Ξενοφάνης κατὰ σβέσιν· ἕτερον δὲ πάλιν πρὸς ταῖς ἀνατολαῖς γίνεσθαι· παριστόρηκε δὲ καὶ ἔκλειψιν ἡλίου ἐφ᾽ ὅλον μῆνα καὶ πάλιν ἔκλειψιν ἐντελῆ, ὥστε τὴν ἡμέραν νύκτα φανῆναι.

Xenophanes fr. D35

“Xenophanes says that there are many suns and moons arrayed along the earth’s latitudes, segments and zones. At certain times, he says, the disk falls out of the sky to some uninhabited place of the earth and an eclipse appears because it left empty space.”

D35 =(Stob.; cf. Ps.-Plut.) [περὶ ἐκλείψεως ἡλίου]

Ξενοφάνης· πολλοὺς εἶναι ἡλίους καὶ σελήνας κατὰ τὰ κλίματα τῆς γῆς καὶ ἀποτομὰς καὶ ζώνας. κατὰ δέ τινα καιρὸν ἐκπίπτειν τὸν δίσκον εἴς τινα ἀποτομὴν τῆς γῆς οὐκ οἰκουμένην ὑφ’ ἡμῶν καὶ οὕτως ὡσπερεὶ κενεμβατοῦντα ἔκλειψιν ὑποφαίνειν [. . . = D31].

Anaximander, Fr. 26

“Anaximander says that the [moon] is a wheel nineteen times larger than the earth, like the wheel of a chariot it has a hollow rim filled with fire similar to that of the sun, situated at an angle, like that one. It has a single exhalation point like the mouth of bellows. An eclipse happens when the wheel turns.”

Aët. 2.25.1 (Stob., cf. Ps.-Plut.)

Ἀναξίμανδρος κύκλον εἶναι ἐννεακαιδεκαπλασίονα τῆς γῆς, ὅμοιον ἁρματείῳ τροχῷ κοίλην ἔχοντι τὴν ἁψῖδα καὶ πυρὸς πλήρη καθάπερ τὸν τοῦ ἡλίου, κείμενον λοξόν, ὡς κἀκεῖνον, ἔχοντα μίαν ἐκπνοὴν οἷον πρηστῆρος αὐλόν. ἐκλείπειν δὲ κατὰ τὰς ἐπιστροφὰς τοῦ τροχοῦ.

Heraclitus Fr. 20 (=Stob)

“Herakleitos and Hekateios say that the sun is a burning specter from the sea and that it is bowl-shaped and curved on one-side. They say an eclipse happens because of the turn of the bowl shape so that the hollow side turns up and the curved side turns down to our vision.”

     ῾Ηράκλειτος καὶ ῾Εκαταῖος ἄναμμα νοερὸν τὸ ἐκ θαλάττης εἶναι τὸν ἥλιον. —Σκαφοειδῆ δ’ εἶναι, ὑπόκυρτον. —Γίνεσθαι δὲ τὴν ἔκλειψιν κατὰ τὴν τοῦ σκαφοειδοῦς στροφήν, ὥστε τὸ μὲν κοῖλον ἄνω γίγνεσθαι, τὸ δὲ κυρτὸν κάτω πρὸς τὴν ἡμετέραν ὄψιν.

Empedocles, Fr. D133

“Empedocles says that an eclipse happens when the moon moves under the sun”

D133 = Aët. 2.24.7 (Stob.) [περὶ ἐκλείψεως ἡλίου]

ἔκλειψιν δὲ γίνεσθαι σελήνης αὐτὸν ὑπερχομένης.

Antiphon fr. D21 and D24

 “Antiphon says that [the sun] is made of fire that feeds on the wet mist around the earth and that its rising and setting come from it leaving air that has been consumed as it attaches to air with moisture.”

     ᾿Αντιφῶν πῦρ ἐπινεμόμενον μὲν τὸν περὶ τὴν γῆν ὑγρὸν ἀέρα, ἀνατολὰς δὲ καὶ δύσεις ποιούμενον, τῷ τὸν  μὲν ἐπικαιόμενον αἰεὶ προλείπειν, τοῦ δ’ ὑπονοτιζομένου πάλιν ἀντέχεσθαι.

 “And Antiphon says [lunar eclipses] happen because of the turn of the bowl-like celestial body and its angles.”

 Ἀντιφῶν κατὰ τὴν τοῦ σκαφοειδοῦς στροφὴν καὶ τὰς περικλίσεις

Anaxagoras, fr. D4.7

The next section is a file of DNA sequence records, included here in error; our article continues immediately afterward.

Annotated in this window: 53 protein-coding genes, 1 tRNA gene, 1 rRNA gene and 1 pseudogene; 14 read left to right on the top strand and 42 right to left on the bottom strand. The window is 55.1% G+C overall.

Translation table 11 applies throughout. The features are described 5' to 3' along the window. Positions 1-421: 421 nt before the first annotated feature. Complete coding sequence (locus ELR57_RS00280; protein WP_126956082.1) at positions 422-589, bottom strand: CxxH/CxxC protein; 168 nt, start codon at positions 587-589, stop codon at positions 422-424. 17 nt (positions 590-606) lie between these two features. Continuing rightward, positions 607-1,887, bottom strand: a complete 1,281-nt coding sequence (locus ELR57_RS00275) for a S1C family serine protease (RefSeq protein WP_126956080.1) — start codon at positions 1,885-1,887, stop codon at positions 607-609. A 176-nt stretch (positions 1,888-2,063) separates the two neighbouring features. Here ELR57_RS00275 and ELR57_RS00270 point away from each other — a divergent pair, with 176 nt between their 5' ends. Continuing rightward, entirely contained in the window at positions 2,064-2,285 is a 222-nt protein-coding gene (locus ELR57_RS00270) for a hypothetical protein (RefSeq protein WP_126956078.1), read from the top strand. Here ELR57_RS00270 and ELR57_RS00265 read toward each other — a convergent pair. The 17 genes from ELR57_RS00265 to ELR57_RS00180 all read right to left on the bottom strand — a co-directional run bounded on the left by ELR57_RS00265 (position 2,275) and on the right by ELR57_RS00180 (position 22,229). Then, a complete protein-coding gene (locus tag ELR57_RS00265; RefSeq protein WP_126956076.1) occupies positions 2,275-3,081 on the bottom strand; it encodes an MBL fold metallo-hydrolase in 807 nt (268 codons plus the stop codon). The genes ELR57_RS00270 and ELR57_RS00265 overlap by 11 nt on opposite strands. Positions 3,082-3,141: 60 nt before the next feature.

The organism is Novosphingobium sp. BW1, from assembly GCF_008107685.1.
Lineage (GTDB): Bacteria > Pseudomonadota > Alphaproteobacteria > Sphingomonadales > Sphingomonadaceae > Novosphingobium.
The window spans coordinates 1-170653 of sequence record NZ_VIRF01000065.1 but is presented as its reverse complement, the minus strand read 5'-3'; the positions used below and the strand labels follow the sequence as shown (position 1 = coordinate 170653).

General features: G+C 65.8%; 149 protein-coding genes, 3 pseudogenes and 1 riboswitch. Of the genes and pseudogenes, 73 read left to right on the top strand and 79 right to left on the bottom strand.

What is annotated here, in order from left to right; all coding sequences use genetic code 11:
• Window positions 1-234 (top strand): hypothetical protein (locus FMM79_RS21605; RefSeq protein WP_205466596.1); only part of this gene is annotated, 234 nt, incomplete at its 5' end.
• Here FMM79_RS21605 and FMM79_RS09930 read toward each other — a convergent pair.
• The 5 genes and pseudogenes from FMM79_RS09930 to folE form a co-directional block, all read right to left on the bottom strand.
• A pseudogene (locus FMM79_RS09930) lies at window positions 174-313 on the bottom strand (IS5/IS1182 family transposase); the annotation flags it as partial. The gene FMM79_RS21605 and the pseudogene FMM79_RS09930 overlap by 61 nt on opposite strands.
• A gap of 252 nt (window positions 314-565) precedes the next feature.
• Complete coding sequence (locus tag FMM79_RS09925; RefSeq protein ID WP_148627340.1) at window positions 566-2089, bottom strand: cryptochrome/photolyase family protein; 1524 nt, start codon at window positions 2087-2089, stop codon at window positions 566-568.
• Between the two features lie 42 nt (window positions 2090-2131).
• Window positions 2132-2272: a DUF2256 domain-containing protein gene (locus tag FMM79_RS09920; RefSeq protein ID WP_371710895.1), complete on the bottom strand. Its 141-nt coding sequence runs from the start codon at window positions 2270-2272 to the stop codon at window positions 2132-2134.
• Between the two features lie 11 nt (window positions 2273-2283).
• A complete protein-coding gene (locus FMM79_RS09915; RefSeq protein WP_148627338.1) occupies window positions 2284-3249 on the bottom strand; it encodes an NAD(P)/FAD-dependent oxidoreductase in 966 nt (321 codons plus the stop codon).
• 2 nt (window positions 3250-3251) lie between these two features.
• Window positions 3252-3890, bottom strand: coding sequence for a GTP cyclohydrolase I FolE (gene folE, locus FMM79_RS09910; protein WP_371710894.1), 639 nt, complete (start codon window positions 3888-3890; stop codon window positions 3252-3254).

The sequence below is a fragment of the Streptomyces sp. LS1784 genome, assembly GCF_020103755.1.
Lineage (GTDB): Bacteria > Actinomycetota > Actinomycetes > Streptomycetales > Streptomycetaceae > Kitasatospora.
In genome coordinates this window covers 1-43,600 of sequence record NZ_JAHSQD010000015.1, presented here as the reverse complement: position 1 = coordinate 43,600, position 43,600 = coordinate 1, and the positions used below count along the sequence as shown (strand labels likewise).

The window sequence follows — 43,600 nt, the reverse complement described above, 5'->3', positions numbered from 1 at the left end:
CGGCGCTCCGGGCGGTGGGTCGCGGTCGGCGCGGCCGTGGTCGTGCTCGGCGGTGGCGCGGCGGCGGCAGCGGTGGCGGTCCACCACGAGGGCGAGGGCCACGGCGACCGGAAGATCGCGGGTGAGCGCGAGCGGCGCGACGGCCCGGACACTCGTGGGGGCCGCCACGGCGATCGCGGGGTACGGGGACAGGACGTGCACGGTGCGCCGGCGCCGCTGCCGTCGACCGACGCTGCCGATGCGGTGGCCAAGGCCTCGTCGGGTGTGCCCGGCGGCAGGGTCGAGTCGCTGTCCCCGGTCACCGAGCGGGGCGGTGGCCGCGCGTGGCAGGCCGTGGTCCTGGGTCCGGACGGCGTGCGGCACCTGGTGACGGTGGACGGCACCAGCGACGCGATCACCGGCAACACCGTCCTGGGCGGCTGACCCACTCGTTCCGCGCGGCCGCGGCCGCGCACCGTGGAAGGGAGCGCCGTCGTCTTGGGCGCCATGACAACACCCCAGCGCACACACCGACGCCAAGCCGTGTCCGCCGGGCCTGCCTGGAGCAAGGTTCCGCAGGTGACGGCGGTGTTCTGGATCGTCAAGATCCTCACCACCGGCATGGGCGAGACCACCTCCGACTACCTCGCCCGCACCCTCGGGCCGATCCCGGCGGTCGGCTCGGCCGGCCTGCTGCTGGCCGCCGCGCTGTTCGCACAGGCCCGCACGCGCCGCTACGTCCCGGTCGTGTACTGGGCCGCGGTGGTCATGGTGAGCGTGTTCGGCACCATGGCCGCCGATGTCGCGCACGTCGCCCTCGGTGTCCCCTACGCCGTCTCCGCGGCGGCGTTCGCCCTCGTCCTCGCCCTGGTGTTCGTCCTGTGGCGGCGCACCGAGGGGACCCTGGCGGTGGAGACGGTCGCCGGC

“Anaxagoras says that the moon eclipses when the earth is in the way and sometimes because of the celestial bodies below the moon; the sun eclipses because the moon gets in the way during its new phase.”

D4 (< A42) Ps.-Hippolytus, Refutation of All Heresies

ἐκλείπειν δὲ τὴν σελήνην γῆς ἀντιφραττούσης, ἐνίοτε δὲ καὶ τῶν ὑποκάτω τῆς σελήνης, τὸν δὲ ἥλιον ταῖς νουμηνίαις σελήνης ἀντιφραττούσης.

Aristotle, Posterior Analytics, II 90a (On Lunar Eclipses)

“What is an eclipse? The stealing of light from the moon by the superposition of the earth. Saying “what is an eclipse” is the same thing as saying “why does the moon eclipse”. Because the light of the sun leaves it when the earth gets in the way.”

τί ἐστιν ἔκλειψις; στέρησις φωτὸς ἀπὸ σελήνης ὑπὸ γῆς ἀντιφράξεως. διὰ τί ἔστιν ἔκλειψις, ἢ διὰ τί ἐκλείπει ἡ σελήνη; διὰ τὸ ἀπολείπειν τὸ φῶς ἀντιφραττούσης τῆς γῆς.

Seneca the Younger, Natural Questions 7

“The sun has no audience unless it starts to disappear. No one looks at the moon unless it is eclipsing. Then, cities scream together and everyone makes a ruckus because of silly superstition.”

Sol spectatorem, nisi deficit, non habet. Nemo observat lunam nisi laborantem; tunc urbes conclamant, tunc pro se quisque superstitione vana strepitat.

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Some Useful Principles On Science and Fear

Some of Epicurus’ Maxims (taken from Diogenes Laertius‘ Lives of the Eminent Philosophers)

  1. “If fear of the skies or about death had never afflicted us—along with the ignoring of the limits of pain and desires—we never would have needed natural science”

Εἰ μηθὲν ἡμᾶς αἱ τῶν μετεώρων ὑποψίαι ἠνώχλουν καὶ αἱ περὶ θανάτου, μή ποτε πρὸς ἡμᾶς ᾖ τι, ἔτι τε τὸ μὴ κατανοεῖν τοὺς ὅρους τῶν ἀλγηδόνων καὶ τῶν ἐπιθυμιῶν, οὐκ ἂν προσεδεόμεθα φυσιολογίας.

  1. “It is not possible to eliminate fear about the most important things unless one understands the nature of everything—otherwise, we live fearing things we heard from myths. Therefore, it is not possible to enjoy unmixed pleasures without natural science.”

XII. Οὐκ ἦν τὸ φοβούμενον λύειν ὑπὲρ τῶν κυριωτάτων μὴ κατειδότα τίς ἡ τοῦ σύμπαντος φύσις, ἀλλ’ ὑποπτευόμενόν τι τῶν κατὰ τοὺς μύθους· ὥστε οὐκ ἦν ἄνευ φυσιολογίας ἀκεραίους τὰς ἡδονὰς ἀπολαμβάνειν.

  1. “There is no profit in making yourself secure against other people as long as you fear what happens above and below the earth or elsewhere in the endless universe.”

XIII. Οὐθὲν ὄφελος ἦν τὴν κατ’ ἀνθρώπους ἀσφάλειαν κατασκευάζεσθαι τῶν ἄνωθεν ὑπόπτων καθεστώτων καὶ τῶν ὑπὸ γῆς καὶ ἁπλῶς τῶν ἐν τῷ ἀπείρῳ.